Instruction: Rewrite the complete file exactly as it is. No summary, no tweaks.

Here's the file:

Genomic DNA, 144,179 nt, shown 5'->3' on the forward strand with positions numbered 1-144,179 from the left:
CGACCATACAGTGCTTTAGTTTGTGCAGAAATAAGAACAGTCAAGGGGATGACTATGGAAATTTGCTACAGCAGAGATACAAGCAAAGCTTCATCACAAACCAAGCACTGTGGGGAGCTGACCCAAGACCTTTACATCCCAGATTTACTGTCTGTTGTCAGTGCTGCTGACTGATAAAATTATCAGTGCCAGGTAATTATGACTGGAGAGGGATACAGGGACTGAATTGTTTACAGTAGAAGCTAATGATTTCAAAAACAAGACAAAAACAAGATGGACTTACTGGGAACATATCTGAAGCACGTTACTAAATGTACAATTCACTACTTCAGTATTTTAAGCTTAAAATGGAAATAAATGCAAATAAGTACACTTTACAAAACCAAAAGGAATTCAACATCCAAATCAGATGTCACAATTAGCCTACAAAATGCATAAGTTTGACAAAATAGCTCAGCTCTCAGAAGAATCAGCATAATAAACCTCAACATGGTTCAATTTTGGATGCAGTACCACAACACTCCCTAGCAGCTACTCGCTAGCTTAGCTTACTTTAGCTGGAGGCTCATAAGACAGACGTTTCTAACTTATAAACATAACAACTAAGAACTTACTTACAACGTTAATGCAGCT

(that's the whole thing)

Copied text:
Genomic DNA, 144,179 nt, shown 5'->3' on the forward strand with positions numbered 1-144,179 from the left:
CGACCATACAGTGCTTTAGTTTGTGCAGAAATAAGAACAGTCAAGGGGATGACTATGGAAATTTGCTACAGCAGAGATACAAGCAAAGCTTCATCACAAACCAAGCACTGTGGGGAGCTGACCCAAGACCTTTACATCCCAGATTTACTGTCTGTTGTCAGTGCTGCTGACTGATAAAATTATCAGTGCCAGGTAATTATGACTGGAGAGGGATACAGGGACTGAATTGTTTACAGTAGAAGCTAATGATTTCAAAAACAAGACAAAAACAAGATGGACTTACTGGGAACATATCTGAAGCACGTTACTAAATGTACAATTCACTACTTCAGTATTTTAAGCTTAAAATGGAAATAAATGCAAATAAGTACACTTTACAAAACCAAAAGGAATTCAACATCCAAATCAGATGTCACAATTAGCCTACAAAATGCATAAGTTTGACAAAATAGCTCAGCTCTCAGAAGAATCAGCATAATAAACCTCAACATGGTTCAATTTTGGATGCAGTACCACAACACTCCCTAGCAGCTACTCGCTAGCTTAGCTTACTTTAGCTGGAGGCTCATAAGACAGACGTTTCTAACTTATAAACATAACAACTAAGAACTTACTTACAACGTTAATGCAGCT